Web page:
Old Testament Slavery

Daily Scripture readings for July, set #8:

– Exodus, chapters 21-23
– Psalm, chapter 31
– Matthew 13:24-43
– Acts 19:1-22

I want to make two observations about the many rules/regulations in the Exodus reading for today. First, the beginning of chap 21 is a great text to study with regard to the common accusation that the Bible condones “slavery.” Slavery, as it pertains to American history and the idea that certain people groups are intrinsically less valuable than other people groups, is clearly NOT being discussed or permitted in Exodus 21. The term “slavery” is used, but the definition is obviously different than the common usage of the word in our culture. Secondly, chapters 22-23 contains a long list of legal technicalities, and it’s noteworthy to me how often the poor are mentioned, and it what way. Consider how these two verses fit together: “(do not) be partial to a poor man in his lawsuit” (23:3), “You shall not pervert the justice due to your poor in his lawsuit” (23:6). It seems that, regarding legal issues, a person’s economic status is to be ignored entirely.

In reading Psalm 31 today, I’m noticing verse 3’s emphasis: “For you are my rock and my fortress, and for your name’s sake you lead me and guide me.” God’s leading/guidance is for David’s happiness, or for the people of Israel’s benefit, but for God’s name. I don’t think it’s a coincidence that Jesus, the only human being to have ever lived WHOLLY for God’s name, quotes from this chapter as he breathes his last (vs 5).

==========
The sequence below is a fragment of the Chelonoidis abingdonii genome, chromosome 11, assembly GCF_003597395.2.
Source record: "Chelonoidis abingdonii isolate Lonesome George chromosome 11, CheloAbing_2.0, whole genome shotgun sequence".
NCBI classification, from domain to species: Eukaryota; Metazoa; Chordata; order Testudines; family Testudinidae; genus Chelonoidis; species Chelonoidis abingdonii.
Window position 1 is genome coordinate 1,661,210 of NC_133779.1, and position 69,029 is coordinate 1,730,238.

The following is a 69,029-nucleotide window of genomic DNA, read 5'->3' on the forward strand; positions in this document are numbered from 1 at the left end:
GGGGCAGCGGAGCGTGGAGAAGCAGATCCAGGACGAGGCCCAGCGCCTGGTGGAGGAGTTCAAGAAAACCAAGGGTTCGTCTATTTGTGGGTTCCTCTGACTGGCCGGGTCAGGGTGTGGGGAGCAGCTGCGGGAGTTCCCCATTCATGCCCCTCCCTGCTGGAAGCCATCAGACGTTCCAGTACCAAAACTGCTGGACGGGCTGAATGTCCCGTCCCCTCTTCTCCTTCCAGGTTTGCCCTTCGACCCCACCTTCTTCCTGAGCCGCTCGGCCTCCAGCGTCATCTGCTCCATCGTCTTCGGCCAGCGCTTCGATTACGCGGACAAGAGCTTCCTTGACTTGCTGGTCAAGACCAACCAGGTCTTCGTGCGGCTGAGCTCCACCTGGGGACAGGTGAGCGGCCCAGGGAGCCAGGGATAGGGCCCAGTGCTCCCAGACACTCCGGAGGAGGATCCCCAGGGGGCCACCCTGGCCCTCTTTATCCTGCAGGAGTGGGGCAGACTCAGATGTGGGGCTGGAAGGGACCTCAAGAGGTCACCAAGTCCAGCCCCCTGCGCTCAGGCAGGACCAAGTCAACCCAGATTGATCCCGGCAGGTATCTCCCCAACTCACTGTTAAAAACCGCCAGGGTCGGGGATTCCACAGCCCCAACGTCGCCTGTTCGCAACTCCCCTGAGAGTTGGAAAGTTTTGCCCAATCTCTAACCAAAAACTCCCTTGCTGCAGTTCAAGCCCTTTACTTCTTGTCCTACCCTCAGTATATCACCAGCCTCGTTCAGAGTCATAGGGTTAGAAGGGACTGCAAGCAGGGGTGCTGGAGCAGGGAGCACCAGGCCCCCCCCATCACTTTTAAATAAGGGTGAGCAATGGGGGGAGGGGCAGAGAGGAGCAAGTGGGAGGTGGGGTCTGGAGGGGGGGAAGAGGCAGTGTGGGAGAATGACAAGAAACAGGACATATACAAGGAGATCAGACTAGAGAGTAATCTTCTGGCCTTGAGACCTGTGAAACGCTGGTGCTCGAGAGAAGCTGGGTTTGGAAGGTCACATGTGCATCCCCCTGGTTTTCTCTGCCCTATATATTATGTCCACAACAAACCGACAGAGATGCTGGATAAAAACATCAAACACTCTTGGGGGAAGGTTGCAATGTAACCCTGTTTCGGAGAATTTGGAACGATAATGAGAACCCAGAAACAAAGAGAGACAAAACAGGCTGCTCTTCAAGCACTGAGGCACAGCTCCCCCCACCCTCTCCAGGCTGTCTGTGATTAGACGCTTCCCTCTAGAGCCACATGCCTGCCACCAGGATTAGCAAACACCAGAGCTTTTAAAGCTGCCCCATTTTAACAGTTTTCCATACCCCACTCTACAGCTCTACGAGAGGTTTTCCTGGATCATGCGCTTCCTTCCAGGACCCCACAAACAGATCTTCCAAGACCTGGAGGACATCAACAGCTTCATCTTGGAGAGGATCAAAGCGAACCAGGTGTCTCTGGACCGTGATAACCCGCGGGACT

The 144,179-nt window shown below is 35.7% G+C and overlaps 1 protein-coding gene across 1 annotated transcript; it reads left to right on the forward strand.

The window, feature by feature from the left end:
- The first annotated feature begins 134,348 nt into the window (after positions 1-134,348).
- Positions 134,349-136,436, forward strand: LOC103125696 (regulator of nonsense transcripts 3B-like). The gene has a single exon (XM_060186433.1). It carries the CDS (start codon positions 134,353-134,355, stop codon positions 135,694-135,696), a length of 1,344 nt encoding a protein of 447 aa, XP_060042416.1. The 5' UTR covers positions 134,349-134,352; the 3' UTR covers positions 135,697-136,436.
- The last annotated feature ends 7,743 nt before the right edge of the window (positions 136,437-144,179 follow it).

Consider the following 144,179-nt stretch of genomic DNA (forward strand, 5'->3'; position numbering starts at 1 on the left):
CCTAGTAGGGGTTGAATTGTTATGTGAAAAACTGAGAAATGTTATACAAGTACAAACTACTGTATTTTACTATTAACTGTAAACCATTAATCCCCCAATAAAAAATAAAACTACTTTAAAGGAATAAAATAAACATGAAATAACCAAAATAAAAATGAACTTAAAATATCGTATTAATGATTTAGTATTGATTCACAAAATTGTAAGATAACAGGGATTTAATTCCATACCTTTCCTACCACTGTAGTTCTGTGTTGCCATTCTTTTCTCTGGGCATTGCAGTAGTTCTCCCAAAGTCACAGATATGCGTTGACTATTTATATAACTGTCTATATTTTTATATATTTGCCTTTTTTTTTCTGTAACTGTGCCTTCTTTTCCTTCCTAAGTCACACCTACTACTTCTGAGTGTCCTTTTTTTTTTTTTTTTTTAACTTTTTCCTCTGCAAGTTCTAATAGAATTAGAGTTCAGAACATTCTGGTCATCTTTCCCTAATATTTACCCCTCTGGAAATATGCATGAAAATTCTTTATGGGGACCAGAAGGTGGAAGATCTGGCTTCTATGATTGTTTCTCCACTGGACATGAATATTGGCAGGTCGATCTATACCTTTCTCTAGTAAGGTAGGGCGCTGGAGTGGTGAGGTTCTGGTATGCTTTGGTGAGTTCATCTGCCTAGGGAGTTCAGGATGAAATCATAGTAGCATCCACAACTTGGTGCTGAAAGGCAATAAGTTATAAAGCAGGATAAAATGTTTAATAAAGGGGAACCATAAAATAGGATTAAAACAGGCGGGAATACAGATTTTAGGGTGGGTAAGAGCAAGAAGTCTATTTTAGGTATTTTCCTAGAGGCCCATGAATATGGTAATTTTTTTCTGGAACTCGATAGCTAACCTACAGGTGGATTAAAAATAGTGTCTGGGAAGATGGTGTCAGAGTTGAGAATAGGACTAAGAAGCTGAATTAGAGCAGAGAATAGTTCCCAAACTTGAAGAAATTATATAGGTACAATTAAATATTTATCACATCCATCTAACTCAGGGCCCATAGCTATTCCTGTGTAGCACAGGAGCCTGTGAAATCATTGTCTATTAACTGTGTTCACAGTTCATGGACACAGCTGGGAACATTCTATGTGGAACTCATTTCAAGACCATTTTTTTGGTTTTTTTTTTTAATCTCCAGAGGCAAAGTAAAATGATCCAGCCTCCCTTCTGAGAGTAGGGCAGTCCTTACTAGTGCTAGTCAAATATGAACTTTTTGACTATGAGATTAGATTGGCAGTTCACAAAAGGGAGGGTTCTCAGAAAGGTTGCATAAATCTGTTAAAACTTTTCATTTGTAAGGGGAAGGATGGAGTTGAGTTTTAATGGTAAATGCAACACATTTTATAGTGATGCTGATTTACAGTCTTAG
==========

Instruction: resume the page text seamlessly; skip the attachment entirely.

The parable of the wheat and the weeds in Matthew 13 is an important one, because it’s one of the rare examples where Jesus himself explains the parable’s meaning. Verses 38-39: “The weeds are the sons of the evil one, and the enemy who sowed them is the devil.” Question: does this verse work with the idea that we are all God’s children? If so, how?

The Sons of Sceva’s butt-wooping at the hands of the demon-possessed man in Acts 19 is an interesting case study of the wheat/weeds parable in Matthew. It seems safe to say that these guys were not “wheat,” in the sense that they had no real authority or power over the evil spirit. But, they named the name of Jesus, and for that reason would have at least appeared to be Christians.

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